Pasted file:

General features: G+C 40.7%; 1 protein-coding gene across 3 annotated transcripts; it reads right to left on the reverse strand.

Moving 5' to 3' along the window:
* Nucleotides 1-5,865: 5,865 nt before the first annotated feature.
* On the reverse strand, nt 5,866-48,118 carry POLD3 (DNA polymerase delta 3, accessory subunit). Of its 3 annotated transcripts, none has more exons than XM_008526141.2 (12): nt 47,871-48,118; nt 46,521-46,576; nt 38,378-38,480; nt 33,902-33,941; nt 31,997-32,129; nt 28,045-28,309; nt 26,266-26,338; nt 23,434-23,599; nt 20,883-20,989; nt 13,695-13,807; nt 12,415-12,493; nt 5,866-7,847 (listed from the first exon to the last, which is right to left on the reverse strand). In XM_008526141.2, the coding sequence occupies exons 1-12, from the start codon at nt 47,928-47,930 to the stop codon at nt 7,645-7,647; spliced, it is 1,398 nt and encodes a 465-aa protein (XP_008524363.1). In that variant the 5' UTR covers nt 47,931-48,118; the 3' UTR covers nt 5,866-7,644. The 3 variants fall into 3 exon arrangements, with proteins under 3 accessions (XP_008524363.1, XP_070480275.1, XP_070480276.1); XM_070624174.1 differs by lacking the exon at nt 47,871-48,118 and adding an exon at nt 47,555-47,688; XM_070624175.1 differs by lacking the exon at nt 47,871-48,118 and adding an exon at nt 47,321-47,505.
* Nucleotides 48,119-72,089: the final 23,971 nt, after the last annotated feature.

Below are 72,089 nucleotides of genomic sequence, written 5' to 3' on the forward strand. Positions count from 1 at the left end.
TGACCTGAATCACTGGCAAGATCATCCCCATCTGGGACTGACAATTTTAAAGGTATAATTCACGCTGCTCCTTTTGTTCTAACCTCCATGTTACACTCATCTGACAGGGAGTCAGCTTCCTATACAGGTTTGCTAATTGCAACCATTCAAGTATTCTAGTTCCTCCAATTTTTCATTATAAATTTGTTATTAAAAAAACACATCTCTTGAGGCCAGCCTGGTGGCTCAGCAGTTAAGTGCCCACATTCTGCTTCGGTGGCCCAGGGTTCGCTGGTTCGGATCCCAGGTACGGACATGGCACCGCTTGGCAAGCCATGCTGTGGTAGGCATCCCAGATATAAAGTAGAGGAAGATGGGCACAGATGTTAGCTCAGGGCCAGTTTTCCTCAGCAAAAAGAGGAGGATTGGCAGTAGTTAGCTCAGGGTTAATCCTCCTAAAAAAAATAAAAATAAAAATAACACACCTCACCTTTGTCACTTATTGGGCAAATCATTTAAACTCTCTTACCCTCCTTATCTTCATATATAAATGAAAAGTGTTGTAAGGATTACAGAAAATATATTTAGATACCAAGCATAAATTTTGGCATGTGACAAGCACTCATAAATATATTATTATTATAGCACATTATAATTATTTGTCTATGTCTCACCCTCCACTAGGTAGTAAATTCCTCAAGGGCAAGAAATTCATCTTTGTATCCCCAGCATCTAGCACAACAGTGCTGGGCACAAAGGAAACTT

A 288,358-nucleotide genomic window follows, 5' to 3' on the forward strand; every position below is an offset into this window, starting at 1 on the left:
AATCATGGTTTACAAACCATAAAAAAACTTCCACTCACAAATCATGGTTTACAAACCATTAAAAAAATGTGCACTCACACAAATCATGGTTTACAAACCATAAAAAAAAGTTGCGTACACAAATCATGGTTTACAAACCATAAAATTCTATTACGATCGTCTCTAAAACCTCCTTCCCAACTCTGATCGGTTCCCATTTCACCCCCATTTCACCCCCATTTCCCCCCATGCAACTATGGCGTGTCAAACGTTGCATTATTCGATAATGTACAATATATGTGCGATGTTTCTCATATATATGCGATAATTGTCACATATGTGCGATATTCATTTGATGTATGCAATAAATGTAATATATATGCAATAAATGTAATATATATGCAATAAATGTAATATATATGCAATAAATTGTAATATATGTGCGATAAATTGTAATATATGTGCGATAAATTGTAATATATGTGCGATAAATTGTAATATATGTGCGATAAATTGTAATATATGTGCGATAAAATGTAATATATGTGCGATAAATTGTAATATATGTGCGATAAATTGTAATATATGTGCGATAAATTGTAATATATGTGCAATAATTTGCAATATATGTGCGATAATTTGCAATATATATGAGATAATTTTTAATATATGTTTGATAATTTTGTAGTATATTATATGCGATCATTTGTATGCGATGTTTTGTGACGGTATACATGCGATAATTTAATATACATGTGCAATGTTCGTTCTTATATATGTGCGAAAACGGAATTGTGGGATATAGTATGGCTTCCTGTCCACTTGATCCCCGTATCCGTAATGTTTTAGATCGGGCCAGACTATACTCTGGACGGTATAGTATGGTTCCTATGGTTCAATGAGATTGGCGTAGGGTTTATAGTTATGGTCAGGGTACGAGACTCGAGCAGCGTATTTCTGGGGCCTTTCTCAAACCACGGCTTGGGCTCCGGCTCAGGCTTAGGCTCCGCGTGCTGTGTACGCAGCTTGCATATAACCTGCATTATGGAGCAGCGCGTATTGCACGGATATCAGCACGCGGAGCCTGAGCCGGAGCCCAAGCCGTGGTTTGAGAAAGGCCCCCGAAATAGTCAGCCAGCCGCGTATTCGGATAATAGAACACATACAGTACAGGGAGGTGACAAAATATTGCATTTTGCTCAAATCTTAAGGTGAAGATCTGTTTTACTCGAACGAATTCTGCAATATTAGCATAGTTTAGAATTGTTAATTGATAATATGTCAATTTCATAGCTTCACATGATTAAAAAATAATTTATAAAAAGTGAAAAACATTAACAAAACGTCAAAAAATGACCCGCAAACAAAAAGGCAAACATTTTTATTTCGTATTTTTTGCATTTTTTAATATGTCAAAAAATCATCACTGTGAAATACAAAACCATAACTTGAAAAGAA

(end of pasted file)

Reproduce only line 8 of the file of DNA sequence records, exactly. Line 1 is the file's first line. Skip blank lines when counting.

A 288,358-nucleotide genomic window follows, 5' to 3' on the forward strand; every position below is an offset into this window, starting at 1 on the left: